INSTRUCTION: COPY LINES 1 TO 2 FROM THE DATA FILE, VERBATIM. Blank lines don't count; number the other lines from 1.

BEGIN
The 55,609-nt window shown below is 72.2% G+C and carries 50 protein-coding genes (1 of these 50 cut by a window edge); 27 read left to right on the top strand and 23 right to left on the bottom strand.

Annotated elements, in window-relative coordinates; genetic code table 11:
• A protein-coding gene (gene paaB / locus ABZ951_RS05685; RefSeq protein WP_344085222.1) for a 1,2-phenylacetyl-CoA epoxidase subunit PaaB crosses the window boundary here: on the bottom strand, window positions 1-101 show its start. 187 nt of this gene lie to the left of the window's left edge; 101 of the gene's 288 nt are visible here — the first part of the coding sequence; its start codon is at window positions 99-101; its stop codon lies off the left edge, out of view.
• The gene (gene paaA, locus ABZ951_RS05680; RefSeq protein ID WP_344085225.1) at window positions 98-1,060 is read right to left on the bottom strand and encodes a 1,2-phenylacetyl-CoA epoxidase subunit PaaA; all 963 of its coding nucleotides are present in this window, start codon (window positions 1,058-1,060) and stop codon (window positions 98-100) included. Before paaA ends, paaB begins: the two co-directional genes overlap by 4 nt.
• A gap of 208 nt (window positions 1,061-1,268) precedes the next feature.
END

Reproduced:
The 55,609-nt window shown below is 72.2% G+C and carries 50 protein-coding genes (1 of these 50 cut by a window edge); 27 read left to right on the top strand and 23 right to left on the bottom strand.

Annotated elements, in window-relative coordinates; genetic code table 11: